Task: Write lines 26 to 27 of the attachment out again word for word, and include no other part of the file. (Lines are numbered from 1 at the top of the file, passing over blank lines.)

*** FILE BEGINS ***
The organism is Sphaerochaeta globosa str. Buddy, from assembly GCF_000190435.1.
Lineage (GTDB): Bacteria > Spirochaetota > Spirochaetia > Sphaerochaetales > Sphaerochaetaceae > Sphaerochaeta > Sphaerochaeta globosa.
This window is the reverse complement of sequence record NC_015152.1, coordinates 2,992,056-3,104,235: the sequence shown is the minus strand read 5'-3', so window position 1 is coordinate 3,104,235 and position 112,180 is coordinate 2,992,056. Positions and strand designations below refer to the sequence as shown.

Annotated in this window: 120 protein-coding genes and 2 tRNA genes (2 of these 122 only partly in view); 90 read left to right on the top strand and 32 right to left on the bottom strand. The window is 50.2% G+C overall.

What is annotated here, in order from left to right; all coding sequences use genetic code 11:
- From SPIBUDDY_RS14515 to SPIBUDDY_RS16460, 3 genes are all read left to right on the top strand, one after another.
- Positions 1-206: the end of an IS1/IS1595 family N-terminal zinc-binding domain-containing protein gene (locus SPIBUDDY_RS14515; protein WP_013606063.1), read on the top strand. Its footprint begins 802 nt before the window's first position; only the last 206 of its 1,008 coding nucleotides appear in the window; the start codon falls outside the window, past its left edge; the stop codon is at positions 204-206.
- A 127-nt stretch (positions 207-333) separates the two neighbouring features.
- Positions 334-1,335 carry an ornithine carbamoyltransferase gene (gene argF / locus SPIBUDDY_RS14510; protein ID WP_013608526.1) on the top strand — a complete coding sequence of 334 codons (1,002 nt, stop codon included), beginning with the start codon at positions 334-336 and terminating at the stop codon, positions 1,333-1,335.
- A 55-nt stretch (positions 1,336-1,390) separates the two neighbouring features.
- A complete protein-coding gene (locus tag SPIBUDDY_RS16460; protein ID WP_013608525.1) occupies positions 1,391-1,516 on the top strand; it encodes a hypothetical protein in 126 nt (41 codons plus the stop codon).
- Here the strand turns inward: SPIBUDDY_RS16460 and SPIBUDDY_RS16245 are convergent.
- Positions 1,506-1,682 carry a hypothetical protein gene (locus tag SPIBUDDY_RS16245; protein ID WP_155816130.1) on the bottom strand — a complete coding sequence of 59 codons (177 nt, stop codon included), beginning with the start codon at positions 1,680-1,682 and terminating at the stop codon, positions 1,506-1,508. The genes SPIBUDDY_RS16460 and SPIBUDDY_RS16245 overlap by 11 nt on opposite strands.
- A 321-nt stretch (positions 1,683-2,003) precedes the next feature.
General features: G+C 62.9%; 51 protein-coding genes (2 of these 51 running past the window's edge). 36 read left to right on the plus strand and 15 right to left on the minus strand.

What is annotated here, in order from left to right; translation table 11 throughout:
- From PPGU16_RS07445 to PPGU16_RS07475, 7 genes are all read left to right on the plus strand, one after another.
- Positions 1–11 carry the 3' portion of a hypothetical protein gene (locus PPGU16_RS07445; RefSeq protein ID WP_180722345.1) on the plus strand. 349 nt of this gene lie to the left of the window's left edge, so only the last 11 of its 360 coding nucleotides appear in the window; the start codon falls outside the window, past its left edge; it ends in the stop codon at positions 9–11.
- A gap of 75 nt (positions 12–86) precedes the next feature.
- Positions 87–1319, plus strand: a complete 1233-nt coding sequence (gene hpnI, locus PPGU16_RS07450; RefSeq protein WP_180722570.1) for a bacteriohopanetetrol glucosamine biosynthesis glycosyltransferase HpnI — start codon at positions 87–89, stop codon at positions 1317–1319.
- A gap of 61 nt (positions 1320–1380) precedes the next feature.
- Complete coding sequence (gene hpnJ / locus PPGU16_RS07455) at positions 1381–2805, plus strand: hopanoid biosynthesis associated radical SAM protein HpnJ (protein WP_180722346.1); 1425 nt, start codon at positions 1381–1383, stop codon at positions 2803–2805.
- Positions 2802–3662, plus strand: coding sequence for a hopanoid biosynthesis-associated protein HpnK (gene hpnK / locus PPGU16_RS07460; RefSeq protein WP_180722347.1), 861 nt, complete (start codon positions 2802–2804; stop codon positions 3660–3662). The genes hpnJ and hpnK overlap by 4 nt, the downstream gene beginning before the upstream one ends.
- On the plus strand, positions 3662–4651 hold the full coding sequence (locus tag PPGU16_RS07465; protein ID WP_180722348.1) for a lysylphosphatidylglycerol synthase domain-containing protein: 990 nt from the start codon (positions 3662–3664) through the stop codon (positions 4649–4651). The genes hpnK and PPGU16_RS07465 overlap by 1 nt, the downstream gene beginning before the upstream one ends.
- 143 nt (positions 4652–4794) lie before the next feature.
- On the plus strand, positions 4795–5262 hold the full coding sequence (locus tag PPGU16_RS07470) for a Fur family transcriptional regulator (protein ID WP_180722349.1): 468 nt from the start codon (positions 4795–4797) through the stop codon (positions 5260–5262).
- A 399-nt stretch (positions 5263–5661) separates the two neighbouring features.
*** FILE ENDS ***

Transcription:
- On the plus strand, positions 4795–5262 hold the full coding sequence (locus tag PPGU16_RS07470) for a Fur family transcriptional regulator (protein ID WP_180722349.1): 468 nt from the start codon (positions 4795–4797) through the stop codon (positions 5260–5262).
- A 399-nt stretch (positions 5263–5661) separates the two neighbouring features.